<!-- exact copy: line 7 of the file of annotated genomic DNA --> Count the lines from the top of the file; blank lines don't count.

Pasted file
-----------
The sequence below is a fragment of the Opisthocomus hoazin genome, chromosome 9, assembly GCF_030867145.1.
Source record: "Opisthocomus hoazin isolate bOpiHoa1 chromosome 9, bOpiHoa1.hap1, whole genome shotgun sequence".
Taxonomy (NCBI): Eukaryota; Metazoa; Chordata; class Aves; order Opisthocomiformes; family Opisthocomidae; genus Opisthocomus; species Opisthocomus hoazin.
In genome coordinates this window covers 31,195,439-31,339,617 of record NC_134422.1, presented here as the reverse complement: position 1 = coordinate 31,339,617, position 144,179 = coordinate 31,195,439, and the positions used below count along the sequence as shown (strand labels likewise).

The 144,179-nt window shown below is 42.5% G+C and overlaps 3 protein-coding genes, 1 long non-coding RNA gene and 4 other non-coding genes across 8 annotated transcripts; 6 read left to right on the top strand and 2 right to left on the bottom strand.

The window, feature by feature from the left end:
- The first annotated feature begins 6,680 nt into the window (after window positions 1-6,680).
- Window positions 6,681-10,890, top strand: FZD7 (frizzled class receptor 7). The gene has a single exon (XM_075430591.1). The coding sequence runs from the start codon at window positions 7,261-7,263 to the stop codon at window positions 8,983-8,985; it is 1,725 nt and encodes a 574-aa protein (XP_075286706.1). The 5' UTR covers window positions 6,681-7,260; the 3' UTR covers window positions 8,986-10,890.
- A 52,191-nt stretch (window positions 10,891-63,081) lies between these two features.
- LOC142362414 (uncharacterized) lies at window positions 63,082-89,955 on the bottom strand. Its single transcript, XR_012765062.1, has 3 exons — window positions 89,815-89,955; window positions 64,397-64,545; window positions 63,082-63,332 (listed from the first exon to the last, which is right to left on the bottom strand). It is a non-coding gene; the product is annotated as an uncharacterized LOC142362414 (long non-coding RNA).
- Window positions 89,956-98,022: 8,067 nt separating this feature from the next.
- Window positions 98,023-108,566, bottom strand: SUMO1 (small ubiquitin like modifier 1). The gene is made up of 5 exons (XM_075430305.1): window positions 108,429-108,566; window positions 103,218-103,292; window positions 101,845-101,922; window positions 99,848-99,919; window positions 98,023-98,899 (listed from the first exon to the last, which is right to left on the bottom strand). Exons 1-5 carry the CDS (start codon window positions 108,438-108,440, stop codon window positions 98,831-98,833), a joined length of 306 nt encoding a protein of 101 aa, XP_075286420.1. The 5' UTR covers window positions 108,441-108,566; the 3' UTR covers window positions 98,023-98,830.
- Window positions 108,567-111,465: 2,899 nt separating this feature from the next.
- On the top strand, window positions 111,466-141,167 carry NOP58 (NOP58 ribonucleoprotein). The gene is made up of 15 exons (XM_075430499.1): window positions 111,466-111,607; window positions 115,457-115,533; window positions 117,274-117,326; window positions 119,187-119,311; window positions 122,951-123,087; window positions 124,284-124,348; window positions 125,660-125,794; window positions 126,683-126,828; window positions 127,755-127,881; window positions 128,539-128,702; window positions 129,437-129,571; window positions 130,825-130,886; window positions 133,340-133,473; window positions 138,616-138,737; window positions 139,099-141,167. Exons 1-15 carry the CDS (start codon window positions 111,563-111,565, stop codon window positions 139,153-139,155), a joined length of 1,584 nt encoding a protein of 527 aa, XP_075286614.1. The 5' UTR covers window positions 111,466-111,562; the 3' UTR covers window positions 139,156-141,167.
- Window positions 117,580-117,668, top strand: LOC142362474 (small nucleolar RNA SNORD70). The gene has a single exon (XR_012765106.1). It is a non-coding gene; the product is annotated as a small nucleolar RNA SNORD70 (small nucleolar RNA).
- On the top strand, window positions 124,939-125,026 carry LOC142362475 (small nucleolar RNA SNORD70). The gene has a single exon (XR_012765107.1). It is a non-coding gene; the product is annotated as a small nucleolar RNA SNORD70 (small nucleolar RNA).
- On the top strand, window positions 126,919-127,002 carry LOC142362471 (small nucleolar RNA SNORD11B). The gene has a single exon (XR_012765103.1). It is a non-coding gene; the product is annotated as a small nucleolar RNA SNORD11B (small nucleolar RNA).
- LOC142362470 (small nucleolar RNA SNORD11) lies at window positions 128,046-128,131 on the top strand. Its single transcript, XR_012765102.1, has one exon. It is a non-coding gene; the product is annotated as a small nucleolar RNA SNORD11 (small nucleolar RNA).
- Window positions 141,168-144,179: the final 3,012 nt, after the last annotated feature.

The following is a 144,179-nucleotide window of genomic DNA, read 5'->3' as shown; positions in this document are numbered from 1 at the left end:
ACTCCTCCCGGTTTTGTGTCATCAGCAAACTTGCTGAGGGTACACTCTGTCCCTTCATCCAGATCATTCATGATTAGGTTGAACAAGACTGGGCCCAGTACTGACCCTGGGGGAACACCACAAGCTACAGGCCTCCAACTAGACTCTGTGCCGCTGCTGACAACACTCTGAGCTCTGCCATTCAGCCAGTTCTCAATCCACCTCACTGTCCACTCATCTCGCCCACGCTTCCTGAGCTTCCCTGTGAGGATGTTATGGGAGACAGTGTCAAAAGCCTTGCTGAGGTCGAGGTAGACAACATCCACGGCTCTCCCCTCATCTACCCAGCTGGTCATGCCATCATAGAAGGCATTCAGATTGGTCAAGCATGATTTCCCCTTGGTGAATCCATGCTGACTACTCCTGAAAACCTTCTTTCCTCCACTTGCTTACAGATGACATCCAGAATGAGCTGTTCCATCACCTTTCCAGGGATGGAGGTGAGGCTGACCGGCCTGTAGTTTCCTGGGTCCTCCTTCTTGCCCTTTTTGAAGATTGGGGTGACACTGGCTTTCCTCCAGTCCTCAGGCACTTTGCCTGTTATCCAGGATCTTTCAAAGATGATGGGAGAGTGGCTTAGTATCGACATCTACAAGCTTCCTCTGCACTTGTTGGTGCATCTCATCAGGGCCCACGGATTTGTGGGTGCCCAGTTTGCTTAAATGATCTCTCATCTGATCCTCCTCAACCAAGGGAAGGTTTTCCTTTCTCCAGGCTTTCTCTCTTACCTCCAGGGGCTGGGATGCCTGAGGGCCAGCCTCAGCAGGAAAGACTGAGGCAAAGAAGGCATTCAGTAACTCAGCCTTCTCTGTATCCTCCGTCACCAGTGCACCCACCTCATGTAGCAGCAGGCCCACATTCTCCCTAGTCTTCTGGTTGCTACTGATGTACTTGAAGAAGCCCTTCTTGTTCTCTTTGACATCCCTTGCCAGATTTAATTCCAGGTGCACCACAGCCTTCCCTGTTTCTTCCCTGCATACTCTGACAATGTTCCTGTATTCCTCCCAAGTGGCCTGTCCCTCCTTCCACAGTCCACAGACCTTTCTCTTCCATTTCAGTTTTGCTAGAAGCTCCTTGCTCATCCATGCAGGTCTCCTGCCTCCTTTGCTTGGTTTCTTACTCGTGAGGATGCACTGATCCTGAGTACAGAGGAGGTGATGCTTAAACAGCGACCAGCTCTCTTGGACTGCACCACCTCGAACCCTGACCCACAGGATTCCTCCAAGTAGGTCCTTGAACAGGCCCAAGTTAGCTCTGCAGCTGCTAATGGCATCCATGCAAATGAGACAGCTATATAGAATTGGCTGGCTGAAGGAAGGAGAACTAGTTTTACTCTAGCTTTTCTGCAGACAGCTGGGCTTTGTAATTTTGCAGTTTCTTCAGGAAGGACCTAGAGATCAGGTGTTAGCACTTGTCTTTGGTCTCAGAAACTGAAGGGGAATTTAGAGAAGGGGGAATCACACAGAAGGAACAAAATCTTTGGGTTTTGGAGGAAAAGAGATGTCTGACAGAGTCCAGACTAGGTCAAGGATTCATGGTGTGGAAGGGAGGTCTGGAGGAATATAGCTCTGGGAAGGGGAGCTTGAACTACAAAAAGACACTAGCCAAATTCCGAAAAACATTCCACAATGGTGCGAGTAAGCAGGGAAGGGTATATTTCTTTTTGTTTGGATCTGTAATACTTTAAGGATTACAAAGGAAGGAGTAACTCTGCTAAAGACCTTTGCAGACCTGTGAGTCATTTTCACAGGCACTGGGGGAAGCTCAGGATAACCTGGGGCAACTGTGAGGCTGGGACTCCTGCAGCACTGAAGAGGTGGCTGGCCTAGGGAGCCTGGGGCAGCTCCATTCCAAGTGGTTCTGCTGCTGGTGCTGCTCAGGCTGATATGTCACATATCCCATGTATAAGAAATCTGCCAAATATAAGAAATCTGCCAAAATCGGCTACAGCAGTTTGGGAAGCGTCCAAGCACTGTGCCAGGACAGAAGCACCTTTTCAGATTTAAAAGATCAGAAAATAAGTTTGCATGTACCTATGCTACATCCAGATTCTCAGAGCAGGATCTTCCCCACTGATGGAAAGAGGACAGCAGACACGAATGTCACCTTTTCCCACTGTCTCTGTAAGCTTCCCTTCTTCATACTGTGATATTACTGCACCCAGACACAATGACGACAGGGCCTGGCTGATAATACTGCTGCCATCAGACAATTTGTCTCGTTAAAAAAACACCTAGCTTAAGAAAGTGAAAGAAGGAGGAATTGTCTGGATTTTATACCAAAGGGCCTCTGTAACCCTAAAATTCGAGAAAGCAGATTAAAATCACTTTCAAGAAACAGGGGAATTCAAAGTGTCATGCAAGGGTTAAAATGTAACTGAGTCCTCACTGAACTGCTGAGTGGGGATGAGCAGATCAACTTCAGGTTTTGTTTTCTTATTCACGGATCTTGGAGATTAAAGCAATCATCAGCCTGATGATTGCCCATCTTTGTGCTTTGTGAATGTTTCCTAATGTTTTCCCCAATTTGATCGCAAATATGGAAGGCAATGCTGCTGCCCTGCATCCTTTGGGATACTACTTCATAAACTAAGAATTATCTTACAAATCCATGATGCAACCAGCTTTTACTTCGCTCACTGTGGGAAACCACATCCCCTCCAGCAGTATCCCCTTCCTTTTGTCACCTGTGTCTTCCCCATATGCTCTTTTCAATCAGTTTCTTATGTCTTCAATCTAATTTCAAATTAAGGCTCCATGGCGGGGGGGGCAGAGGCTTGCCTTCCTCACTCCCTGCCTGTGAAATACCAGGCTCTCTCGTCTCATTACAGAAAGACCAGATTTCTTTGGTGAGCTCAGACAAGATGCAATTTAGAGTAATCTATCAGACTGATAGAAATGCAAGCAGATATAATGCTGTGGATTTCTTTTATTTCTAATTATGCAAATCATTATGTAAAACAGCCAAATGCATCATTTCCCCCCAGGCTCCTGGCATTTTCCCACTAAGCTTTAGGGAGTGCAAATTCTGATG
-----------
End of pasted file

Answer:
- The first annotated feature begins 6,680 nt into the window (after window positions 1-6,680).